Panama Canal decision to increase containership size limits to boost Asia - US East Coast trade

The Panama Canal Authority (ACP) has announced that starting 1 Jun, it will allow transit of post-panamax containerships with a beam of 51.25m, up from 49.00m today, and with it the transit of 20-row wide boxships up from the current limit was of 19-rows.

According to analyst Alphaliner, the overall capacity on the route is expected to increase by 10%, until July, based on nominal vessel intakes. The capacity increase on the far East-US East Coast route, planned for this summer will be spread almost uniformly across each of the main carriers, it said.

The Ocean Alliance, from 1 May, is upsizing to 13,000—14,400 teu vessels on two of its seven existing all-water strings [AWE 1 and AWE5/SAX]. The two loops will deploy 19-row-post panamaxes via the Panama Canal while The Alliance will add 9.8% to its overall all-water capacity this year, said Alphaliner. It will deploy 20-row-wide ships that, so far, were not allowed to transit the waterway.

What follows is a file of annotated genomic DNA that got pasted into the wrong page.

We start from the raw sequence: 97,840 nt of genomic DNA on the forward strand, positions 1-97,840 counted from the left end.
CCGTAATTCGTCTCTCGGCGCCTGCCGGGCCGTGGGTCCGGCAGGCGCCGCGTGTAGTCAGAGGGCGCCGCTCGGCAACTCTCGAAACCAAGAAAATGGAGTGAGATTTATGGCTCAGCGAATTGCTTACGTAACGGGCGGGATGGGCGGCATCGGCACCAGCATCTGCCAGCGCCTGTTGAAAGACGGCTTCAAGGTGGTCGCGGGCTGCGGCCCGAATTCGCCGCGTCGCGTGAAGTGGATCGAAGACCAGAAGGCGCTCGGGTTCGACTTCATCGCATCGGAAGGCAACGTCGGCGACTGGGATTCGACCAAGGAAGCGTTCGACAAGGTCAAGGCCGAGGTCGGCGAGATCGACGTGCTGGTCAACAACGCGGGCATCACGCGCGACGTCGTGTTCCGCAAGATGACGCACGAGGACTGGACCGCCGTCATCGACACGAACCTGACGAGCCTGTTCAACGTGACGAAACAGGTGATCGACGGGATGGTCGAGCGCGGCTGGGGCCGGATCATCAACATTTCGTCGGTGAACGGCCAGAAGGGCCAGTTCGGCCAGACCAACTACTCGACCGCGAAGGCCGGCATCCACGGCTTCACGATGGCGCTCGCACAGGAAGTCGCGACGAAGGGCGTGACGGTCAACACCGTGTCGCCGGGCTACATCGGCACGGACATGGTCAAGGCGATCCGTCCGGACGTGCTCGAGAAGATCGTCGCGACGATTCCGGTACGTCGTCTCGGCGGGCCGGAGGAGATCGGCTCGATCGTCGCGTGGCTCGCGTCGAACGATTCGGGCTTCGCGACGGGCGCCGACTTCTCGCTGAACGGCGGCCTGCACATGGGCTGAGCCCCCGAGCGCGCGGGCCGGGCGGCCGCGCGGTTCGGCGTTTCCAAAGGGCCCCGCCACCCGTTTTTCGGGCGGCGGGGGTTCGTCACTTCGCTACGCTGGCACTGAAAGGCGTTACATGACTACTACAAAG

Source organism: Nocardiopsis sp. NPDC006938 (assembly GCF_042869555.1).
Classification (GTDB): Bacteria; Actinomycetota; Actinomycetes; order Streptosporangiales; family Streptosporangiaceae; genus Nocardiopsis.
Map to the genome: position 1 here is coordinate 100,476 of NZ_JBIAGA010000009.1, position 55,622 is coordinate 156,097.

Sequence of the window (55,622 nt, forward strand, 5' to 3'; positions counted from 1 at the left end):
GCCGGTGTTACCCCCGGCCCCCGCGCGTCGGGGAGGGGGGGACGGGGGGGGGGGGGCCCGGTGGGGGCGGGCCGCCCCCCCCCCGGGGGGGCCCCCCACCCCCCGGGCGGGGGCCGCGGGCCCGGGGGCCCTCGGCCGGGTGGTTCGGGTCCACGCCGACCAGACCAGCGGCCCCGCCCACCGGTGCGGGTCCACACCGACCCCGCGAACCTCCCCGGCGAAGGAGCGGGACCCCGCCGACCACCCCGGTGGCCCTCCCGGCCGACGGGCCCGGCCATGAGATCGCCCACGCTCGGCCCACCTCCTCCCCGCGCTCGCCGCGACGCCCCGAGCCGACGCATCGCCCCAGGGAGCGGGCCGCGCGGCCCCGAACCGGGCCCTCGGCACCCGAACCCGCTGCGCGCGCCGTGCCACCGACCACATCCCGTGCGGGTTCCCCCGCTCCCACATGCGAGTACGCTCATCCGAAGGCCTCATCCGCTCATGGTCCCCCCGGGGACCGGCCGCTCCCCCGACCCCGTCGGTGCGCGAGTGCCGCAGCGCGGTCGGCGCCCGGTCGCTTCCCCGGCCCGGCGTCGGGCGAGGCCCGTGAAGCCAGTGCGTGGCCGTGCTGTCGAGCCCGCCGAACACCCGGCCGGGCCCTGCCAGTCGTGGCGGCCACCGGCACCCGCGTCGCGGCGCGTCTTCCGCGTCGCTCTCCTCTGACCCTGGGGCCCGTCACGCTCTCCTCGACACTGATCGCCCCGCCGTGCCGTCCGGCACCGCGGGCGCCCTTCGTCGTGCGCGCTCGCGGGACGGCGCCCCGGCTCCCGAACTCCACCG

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Average vessels sizes in the Far East-USEC trade have increased significantly since 2016 and Canal expansion inauguration, especially on the Panama route. The impact of bigger and larger new locks led average size vessel to increase from 4,600t eu in early 2016 to 8,300 teu by July 2018, commented Alphaliner.  

The $5.5bn-Panama Canal expansion has allowed Panama to regain most of the all-water trade share that it lost to the Suez Canal during its construction between 2010 and 2016. Panama’s traffic share (based on head-haul passages only) currently stands at 72% compared to 48% at January 2016.

Posted 04 May 2018

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Michele Labrut

Americas Correspondent, Seatrade Maritime News

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